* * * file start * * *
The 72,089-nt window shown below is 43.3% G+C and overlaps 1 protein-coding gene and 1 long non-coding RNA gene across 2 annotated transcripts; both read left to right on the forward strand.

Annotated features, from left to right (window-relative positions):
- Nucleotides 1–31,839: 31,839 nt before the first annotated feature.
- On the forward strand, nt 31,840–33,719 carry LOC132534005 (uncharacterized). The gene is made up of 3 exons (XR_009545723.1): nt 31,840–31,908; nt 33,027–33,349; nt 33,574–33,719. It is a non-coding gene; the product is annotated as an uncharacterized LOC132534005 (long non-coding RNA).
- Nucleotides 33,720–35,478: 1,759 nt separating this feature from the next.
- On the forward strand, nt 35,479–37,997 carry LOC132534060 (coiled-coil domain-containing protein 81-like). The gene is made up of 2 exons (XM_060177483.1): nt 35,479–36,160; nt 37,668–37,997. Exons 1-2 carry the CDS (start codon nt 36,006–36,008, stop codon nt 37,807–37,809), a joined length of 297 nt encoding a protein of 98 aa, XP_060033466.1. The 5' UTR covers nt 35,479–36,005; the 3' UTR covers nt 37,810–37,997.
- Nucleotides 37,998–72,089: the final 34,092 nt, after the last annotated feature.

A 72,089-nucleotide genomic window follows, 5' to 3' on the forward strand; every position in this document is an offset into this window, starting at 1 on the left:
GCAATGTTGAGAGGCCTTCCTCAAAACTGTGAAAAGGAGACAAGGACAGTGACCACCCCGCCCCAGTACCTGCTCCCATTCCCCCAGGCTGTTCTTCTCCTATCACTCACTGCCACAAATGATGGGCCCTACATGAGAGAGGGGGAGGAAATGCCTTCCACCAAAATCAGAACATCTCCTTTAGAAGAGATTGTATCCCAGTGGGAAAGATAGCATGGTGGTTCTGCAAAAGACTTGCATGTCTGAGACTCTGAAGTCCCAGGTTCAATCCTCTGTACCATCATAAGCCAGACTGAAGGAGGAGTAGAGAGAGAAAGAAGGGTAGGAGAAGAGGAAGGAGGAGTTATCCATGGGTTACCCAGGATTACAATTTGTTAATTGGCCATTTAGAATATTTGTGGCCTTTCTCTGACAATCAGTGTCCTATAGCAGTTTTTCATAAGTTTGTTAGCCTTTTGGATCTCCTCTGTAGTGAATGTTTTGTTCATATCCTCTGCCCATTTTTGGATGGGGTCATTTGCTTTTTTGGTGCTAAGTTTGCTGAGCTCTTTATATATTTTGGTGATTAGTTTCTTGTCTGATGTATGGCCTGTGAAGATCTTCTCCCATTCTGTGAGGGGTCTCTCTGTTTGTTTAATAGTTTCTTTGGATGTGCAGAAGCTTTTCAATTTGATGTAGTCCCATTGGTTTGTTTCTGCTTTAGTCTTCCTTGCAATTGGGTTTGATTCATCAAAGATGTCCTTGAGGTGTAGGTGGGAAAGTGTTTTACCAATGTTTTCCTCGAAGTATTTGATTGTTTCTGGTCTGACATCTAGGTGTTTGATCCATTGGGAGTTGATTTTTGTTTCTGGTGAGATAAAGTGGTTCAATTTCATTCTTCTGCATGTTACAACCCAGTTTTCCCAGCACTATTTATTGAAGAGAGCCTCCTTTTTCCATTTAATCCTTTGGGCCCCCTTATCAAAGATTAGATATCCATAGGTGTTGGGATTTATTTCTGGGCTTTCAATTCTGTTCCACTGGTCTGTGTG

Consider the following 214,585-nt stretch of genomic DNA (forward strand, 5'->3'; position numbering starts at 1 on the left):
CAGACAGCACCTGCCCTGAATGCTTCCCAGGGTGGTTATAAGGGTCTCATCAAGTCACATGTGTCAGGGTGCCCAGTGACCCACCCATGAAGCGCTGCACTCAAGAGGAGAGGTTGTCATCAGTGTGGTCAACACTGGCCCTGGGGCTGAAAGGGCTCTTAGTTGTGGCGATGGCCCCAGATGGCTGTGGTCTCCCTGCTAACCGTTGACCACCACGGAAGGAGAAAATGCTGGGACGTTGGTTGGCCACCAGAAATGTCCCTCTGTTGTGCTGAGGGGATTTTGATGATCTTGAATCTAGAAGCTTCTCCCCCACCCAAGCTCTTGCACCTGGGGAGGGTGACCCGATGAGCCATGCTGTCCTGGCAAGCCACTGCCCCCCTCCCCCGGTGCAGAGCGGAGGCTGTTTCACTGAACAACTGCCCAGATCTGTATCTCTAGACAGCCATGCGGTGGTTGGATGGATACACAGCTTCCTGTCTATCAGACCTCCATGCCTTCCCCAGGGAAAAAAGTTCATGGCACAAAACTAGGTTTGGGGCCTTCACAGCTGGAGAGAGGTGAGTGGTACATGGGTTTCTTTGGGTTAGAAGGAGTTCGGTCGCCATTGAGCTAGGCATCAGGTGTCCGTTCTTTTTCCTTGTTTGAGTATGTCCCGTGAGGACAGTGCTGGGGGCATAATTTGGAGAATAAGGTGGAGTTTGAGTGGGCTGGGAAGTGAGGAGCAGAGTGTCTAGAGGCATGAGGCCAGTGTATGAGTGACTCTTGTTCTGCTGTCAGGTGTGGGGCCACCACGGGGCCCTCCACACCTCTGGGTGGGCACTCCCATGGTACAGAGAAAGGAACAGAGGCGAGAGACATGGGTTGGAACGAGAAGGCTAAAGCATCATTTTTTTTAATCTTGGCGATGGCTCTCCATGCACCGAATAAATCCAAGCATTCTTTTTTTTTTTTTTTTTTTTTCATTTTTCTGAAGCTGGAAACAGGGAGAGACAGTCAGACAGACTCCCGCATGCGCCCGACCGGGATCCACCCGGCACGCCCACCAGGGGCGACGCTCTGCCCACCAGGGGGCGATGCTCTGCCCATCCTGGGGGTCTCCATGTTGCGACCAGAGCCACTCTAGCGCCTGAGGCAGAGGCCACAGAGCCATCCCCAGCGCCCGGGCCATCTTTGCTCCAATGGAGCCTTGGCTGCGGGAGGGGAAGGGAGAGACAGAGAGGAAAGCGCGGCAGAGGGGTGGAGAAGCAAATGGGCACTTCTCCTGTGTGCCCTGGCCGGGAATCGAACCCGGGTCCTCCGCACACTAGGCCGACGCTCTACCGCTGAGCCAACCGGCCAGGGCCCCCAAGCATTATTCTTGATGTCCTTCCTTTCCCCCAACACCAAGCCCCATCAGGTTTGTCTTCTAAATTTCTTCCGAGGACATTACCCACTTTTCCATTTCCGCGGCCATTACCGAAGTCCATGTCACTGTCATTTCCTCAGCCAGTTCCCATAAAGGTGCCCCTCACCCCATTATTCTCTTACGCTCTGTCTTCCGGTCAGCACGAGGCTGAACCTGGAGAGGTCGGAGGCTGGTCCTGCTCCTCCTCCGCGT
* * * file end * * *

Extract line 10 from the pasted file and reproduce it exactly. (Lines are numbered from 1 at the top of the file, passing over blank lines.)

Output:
Consider the following 214,585-nt stretch of genomic DNA (forward strand, 5'->3'; position numbering starts at 1 on the left):